Debate Round No. 2


Alrighty now. I would like to formally apologize for my goof-up with the rounds. There were no malicious intents, only miscommunication on my part.
That being said, thank you to Con, and let's get jiggy with it.

1) I never said the shift from spreading to not spreading would be simple or easy, only that it was possible. Yes, some may choose to back away from debate because they cannot change their skill sets. These individuals can go on to advise aspiring rappers on the best speed techniques. For those of us who stay, along with the newcomers that will swiftly replace any dropouts, we will go forward with a form of debate that will be more effective at teaching as well as drawing crowds, for funding, for expansion, etc. One more thing. You said I was expecting too much. I thought it was too much to speak for 8 minutes about the Cuban embargo. Rising to challenges is an integral part of debate and any other serious competition.

As for judges, it would be up to the leagues to determine what background would be required, which is not part of this debate. What I know firsthand is that being judged by uneducated volunteers, including supporters of rival teams, serves only to force us to build flawless cases, so there is no question as to who wins. Also, I'm not forcing judges to count WPM. Rate of speech should be taught by coaches, and an acceptably slow speaking will become the natural norm, as in the other forms Con mentioned.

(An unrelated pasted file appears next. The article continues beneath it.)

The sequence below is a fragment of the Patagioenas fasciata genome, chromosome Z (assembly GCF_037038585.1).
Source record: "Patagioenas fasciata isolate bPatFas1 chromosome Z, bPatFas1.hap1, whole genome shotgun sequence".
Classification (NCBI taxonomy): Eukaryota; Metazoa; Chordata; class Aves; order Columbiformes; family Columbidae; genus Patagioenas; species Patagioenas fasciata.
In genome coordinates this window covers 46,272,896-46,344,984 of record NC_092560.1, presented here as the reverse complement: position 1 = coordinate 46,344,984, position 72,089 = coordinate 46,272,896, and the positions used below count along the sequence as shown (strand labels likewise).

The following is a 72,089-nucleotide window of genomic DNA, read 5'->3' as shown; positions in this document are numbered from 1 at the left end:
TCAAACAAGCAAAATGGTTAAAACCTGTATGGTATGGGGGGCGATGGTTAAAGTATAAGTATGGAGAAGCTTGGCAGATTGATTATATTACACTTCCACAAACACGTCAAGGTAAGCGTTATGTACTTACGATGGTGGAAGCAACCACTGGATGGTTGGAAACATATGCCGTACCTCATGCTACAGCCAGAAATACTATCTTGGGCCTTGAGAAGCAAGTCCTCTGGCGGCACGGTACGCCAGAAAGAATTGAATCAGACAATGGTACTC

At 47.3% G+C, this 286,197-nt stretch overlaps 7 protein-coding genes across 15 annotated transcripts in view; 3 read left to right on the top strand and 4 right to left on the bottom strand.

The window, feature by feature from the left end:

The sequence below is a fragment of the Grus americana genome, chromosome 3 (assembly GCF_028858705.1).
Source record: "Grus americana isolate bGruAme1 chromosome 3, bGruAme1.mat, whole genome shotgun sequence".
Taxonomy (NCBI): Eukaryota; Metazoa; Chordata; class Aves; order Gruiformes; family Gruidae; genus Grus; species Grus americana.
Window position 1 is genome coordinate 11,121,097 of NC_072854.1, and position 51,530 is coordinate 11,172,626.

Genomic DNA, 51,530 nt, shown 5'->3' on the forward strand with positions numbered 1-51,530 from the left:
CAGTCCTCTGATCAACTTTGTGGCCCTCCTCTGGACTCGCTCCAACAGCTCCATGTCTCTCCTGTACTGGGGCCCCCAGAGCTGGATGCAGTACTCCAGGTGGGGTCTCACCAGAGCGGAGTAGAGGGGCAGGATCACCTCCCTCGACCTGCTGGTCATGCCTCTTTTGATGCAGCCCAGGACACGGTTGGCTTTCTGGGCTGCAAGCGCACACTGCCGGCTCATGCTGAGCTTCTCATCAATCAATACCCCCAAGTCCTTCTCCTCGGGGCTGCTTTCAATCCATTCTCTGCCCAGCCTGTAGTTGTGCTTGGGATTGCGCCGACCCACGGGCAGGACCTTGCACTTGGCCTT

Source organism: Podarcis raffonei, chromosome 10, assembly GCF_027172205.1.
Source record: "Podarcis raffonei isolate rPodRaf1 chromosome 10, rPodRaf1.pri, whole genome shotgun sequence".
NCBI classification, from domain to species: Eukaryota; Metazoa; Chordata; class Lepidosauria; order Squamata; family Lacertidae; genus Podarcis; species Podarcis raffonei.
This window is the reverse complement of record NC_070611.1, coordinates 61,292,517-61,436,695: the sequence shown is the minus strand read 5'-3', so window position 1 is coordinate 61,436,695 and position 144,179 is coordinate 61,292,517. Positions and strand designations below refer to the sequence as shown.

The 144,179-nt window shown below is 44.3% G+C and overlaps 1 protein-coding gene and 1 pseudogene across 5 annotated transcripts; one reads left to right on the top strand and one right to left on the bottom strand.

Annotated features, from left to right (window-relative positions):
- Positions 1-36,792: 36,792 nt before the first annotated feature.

2) Allow me to add interpretation to my previous statement. I was speaking in the context of speed, not style. I do feel that speaking to varied audiences is best, but not when that variety causes you to be penalized for speaking at a natural pace in one round and praised in the next. Major issues like this require standardization from an overseeing entity.

3) I concede to Con's point only in the way a health activist would admit that smoking can relieve stress. There are benefits, but there are other, better ways to obtain them, ways that offer additional gains.
Count syllables: "There was this time like way back when I was in 5th grade when I thought talking really fast was cool." vs "In 5th grade, I thought spreading was cool." 23-9. I'm not saying that spreaders speak like the former, only showing how precise words can preserve meaning while dropping filler words. In that extra space, I could talk about other things. Granted, the slower pace would cause a bigger gap to jump, but Hemingway told a whole story in 6 words. It can be done.